Crop Profile for Lettuce in Washington

 

Prepared: December, 2000

General Production Information

Production Regions

Commercial production regions are centered in the Puget Sound area of western Washington, primarily Pierce and King counties. Other counties, such as Thurston, Whatcom, Clark, Island, Kitsap, Okanogan, Snohomish, Spokane, Stevens, and Walla Walla also reported some lettuce acreage in the 1997 Census of Agriculture.

General Information

Both head lettuce (iceberg, butterhead) and leaf lettuce (green leaf, romaine, red leaf) are grown for fresh markets, primarily located in western Washington and Alaska. The Washington lettuce industry is a niche industry, depending upon markets not utilized by the California lettuce industry. The average farm size is 50 to 60 acres, with the average lettuce field size being five acres. The majority of growers plant green leaf lettuce along with other varieties throughout the season in an effort to meet fluctuating market demands. Most farms plant three or, infrequently, four crops of lettuce per year in staggered plantings. Some growers plant lettuce followed by other vegetable crops such as Chinese cabbage, celery, or radish. Typically at least one-third of an individual farm is replanted into a second crop of lettuce each year.

Urban sprawl is a significant problem facing the Washington lettuce industry. King, Pierce, and Clark counties are located in a heavily urbanized area known as the Interstate 5 corridor. Due to the pressures of urban growth and the associated costs of land and taxes, growers are precluded by lack of land from using desired rotations necessary to control many soilborne diseases.

Various types of Washington lettuce.


Cultural Practices

Lettuce is a cool-season annual vegetable grown for its crisp succulent leaves. It grows best between 55° and 65° F. Both head and leaf lettuce are grown in several soil types, ranging from sandy loam to light clay. It is planted in flat rows, not ridges or raised beds.

Lettuce seed is very small (ca. 8,600/10 gm), making uniform seeding extremely difficult. For this reason, seeds are 'pelleted' by seed processing companies in a process which coats the seed with a powder, using water or other binders all mixed in a revolving drum. The resulting seed is round, BB-sized, and much easier to run through a seeder, but it does significantly contribute to the cost of lettuce production.

The first lettuce is generally direct seeded at the beginning of March. In April, greenhouse-grown seedlings are transplanted to the field. Fields are planted with greenhouse-grown seedlings every week in the region, May through September. Plant numbers average 286,000/acre when transplanted using a 10-inch spacing in rows, and rows spaced 22 inches apart. Seedlings are mechanically planted and no further thinning takes place. Direct-seeded plants are spaced 15 inches apart in rows, with 15-inch row spacing for an average of 278,780 plants/acre. Between-row cultivation is done mechanically. Hand thinning is done only on direct seeded lettuce and is done in conjunction with hand weeding within rows.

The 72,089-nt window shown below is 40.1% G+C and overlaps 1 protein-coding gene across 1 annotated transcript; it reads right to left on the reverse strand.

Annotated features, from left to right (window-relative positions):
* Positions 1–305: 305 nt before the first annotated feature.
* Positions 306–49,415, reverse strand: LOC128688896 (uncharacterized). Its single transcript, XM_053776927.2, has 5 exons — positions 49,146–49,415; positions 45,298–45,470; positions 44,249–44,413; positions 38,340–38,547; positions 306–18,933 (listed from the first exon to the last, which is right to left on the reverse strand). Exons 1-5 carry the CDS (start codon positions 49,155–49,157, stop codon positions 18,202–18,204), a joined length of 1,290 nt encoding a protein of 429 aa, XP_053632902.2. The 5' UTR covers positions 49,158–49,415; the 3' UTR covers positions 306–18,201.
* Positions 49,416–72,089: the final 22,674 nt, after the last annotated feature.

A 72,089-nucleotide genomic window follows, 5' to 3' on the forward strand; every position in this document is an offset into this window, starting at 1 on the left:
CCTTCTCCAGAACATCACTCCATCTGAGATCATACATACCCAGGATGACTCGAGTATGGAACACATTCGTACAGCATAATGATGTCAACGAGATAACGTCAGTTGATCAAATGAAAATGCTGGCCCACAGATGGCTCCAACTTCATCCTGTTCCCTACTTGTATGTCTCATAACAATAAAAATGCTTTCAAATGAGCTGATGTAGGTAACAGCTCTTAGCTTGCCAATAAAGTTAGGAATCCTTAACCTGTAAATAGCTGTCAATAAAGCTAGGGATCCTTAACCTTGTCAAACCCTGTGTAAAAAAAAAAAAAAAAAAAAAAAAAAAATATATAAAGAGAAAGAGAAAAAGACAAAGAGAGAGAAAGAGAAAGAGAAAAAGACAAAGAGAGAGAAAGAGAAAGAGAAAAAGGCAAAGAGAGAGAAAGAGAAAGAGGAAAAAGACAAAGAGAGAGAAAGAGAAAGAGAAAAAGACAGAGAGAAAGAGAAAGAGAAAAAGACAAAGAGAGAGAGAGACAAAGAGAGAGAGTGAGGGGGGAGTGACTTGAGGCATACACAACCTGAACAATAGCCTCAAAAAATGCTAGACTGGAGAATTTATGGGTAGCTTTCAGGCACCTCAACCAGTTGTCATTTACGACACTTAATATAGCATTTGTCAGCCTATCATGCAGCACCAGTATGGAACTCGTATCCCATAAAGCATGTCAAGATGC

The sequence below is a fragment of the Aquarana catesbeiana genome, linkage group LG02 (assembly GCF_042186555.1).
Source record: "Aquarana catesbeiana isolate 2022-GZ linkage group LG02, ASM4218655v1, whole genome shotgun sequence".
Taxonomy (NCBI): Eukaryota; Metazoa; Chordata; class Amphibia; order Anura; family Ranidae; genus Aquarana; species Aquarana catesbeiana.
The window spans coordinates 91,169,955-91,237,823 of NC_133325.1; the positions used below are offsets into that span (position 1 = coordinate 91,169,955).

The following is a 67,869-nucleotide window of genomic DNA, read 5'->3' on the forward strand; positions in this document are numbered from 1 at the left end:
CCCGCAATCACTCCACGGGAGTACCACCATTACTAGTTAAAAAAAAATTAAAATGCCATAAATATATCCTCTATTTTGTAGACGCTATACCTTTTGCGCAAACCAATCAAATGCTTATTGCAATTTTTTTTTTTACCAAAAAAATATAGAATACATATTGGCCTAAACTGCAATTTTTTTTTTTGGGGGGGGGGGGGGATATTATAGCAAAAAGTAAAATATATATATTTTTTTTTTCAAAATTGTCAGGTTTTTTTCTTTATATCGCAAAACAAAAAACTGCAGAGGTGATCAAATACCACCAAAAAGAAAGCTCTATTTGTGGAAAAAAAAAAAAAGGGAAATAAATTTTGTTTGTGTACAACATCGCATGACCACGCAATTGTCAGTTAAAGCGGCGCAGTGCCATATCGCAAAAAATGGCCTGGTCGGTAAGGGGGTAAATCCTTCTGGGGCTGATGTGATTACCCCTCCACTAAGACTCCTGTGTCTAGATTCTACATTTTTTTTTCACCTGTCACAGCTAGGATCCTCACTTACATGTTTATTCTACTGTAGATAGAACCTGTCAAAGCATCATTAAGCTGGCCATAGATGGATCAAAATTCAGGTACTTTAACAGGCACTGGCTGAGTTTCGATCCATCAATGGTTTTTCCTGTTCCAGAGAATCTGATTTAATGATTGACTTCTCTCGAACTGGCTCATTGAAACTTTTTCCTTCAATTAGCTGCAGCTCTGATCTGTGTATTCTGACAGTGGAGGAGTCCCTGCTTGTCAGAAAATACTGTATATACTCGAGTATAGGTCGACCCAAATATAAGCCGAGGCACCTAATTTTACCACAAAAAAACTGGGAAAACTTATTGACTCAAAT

Depending upon variety and weather conditions, lettuce is ready for harvest approximately 50 days after transplanting and 74 days after direct seeding for spring-planted lettuce, and 45 days after transplanting and 60 to 65 days after direct seeding for summer-planted lettuce.

Lettuce variety trial.

In general, little is known about pest problems associated with the greenhouse component of lettuce production. Growers are encouraged to minimize pest problems by practicing good sanitation measures and carefully monitoring watering levels to control disease incidence. Seedlings remain in the greenhouse for approximately 2 to 3 weeks before transplanting.

Solid-set irrigation is placed into the field as soon as a crop is transplanted or direct seeded, and is used for 1 to 1-1/2 weeks to aid in germination or to establish the transplants on a solid footing. In general, natural rainfall, which averages 35 to 40 inches per year in the primary growing region, is sufficient. Irrigation may again be used in the field during the last 2 to 3 weeks before harvest to firm up the heads.

Harvesting is done by hand in the field and consists of cutting the heads off with a knife, stripping the outer wrapper leaves of head lettuce for cosmetic appeal, and then packing for shipping in the field. Wrapper leaves are subsequently disked into the field. As a result, there are no industry concerns regarding grazing or feeding restrictions on lettuce refuse. A few growers cello-wrap iceberg lettuce in the field. Lettuce is packed at 24 heads to a carton in waxed cardboard cartons. When trimmed, the lettuce weighs approximately 1 lb.; a case weighs an average of 25 lbs. Average yield for lettuce is 800 cases/acre. A few growers have hydrocoolers on their farms, which they use to bring the lettuce cartons to an internal temperature of 34° C before shipping. Most growers send their lettuce to a processor located within a few miles of the farm that vacuum cools the lettuce and then ships it to markets. Vacuum cooling is a process in which tender leaves are cooled by rapid evaporation of water.